The bankrupt car maker Fisker is in the middle of a nasty custody battle between China’s automotive parts conglomerate Wanxiang and the son of Asia’s second richest man, Richard Li.
From Inautonews, earlier today:
In a surprise move, Wanxiang Group Corporation, the largest China-based automotive components company measured by revenues made a bid for Fisker Automotive, the maker of Karma plug-in hybrid sports car.
Wanxiang Group has agreed to make an initial bid of $24,7 million. The bid was filed late Monday, and a final hearing has been scheduled for Friday when a judge will decide if the company will be sold to Hybrid Technology LLC, a company affiliated with Richard Li (a Hong Kong billionaire), or hold an open auction.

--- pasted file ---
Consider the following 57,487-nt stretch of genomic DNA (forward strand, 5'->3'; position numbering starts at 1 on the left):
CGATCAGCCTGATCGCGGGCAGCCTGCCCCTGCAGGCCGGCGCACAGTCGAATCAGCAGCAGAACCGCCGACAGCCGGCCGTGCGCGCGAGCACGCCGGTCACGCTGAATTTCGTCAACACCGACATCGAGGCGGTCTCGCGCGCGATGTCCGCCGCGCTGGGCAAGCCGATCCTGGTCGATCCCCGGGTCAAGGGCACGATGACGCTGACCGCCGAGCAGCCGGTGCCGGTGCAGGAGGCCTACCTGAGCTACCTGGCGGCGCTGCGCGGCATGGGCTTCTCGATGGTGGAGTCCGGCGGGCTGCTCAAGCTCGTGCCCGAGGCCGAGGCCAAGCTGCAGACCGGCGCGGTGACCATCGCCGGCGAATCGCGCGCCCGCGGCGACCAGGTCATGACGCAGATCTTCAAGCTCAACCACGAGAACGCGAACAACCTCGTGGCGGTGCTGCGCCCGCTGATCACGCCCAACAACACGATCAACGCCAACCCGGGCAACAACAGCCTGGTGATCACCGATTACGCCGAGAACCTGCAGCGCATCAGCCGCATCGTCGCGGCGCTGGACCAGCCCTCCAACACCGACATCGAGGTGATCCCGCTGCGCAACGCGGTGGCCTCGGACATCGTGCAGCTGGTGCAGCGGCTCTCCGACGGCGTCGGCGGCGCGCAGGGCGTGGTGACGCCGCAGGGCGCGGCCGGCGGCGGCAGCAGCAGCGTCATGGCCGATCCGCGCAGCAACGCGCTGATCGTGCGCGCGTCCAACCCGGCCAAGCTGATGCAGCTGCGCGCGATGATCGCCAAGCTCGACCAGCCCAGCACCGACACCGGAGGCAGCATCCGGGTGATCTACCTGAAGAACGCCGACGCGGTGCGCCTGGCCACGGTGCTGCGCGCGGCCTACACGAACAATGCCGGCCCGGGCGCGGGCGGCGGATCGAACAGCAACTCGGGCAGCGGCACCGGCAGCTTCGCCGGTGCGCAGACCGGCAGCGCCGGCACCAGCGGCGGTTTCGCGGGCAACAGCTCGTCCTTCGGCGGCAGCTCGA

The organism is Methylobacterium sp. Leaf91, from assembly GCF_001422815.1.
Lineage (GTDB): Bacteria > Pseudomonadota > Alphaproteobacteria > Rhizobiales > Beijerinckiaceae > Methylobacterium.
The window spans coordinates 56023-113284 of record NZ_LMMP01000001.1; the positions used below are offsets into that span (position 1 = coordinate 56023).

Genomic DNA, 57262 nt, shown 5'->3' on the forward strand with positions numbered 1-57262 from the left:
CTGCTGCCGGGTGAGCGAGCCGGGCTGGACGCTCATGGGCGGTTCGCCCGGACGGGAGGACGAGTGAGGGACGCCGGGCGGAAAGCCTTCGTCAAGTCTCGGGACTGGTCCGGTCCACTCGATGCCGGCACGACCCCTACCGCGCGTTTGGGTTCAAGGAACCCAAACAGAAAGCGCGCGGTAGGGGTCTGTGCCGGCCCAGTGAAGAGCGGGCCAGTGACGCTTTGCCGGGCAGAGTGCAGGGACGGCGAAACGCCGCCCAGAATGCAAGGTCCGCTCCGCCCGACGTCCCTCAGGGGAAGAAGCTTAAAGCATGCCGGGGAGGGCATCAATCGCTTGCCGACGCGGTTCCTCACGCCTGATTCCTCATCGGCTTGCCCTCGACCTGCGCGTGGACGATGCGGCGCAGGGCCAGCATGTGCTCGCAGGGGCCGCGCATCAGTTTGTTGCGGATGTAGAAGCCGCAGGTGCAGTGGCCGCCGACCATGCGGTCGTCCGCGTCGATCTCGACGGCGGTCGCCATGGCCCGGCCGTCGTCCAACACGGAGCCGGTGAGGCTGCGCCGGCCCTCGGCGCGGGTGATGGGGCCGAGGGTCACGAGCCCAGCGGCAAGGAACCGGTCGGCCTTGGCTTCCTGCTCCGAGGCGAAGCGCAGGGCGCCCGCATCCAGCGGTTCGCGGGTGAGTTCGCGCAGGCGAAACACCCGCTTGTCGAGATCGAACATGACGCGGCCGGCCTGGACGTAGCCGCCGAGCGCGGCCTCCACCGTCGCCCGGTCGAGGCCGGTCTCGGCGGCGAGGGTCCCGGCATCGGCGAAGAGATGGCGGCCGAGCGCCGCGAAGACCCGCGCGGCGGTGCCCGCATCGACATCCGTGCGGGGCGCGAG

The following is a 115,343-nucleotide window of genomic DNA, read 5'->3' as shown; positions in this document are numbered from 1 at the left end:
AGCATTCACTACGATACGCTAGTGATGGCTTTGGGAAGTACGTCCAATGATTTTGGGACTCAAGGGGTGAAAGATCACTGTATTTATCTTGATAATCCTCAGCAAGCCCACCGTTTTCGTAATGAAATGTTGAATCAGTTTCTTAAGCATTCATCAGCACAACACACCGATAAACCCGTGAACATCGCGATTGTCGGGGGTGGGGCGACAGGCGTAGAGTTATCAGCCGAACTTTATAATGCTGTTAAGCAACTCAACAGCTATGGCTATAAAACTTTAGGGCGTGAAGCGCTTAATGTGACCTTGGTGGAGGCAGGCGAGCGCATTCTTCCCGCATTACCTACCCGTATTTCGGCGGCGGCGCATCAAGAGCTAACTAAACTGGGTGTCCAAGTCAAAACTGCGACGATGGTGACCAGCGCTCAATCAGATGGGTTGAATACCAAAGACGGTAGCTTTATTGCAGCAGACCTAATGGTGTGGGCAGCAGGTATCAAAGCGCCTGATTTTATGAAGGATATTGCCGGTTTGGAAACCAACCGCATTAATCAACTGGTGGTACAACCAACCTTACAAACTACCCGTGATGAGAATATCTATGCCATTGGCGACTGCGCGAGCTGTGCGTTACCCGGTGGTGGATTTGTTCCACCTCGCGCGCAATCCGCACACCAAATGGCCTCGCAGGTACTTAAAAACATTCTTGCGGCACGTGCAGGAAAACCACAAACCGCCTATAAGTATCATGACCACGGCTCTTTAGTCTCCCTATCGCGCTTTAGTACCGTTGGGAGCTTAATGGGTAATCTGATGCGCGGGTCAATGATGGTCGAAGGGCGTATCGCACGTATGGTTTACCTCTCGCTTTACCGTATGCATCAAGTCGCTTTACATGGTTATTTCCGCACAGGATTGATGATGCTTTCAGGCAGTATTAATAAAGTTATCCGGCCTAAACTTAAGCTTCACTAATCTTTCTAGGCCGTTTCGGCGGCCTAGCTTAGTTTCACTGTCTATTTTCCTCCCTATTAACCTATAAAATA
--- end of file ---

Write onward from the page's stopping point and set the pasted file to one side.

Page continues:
According to court documents, the Chinese group plans to restart production somewhere in April and move the manufacturing process from Finland to the U.S. in Michigan. On the same time Wanxiang says it would be capable to reduce production costs and sell more than 1,000 Karma plug-in hybrid models in the first 18 months in the U.S. and about 500 in Europe.
Then we move onto the South China Morning Post, who are reporting that a court will decide today who will buy Fisker’s remaining assets, but a snow storm is set to derail everything:
Fisker Automotive, the bankrupt maker of a plug-in hybrid sports car, asked a US federal judge to approve its proposed sale to Hong Kong businessman Richard Li Tzar-kai rather than a Chinese suitor that Fisker alleged was to blame for its failure.
A courtroom showdown is set for January 10 that will determine the future of the defunct carmaker, which was launched with a controversial US government loan.
US Bankruptcy Court Judge Kevin Gross must decide if Fisker’s business will be put to open auction or sold to an affiliate of Li as the company has proposed.
The hearing was originally scheduled for Friday, but was postponed one week as a major snowstorm threatened to disrupt travel throughout the eastern United States.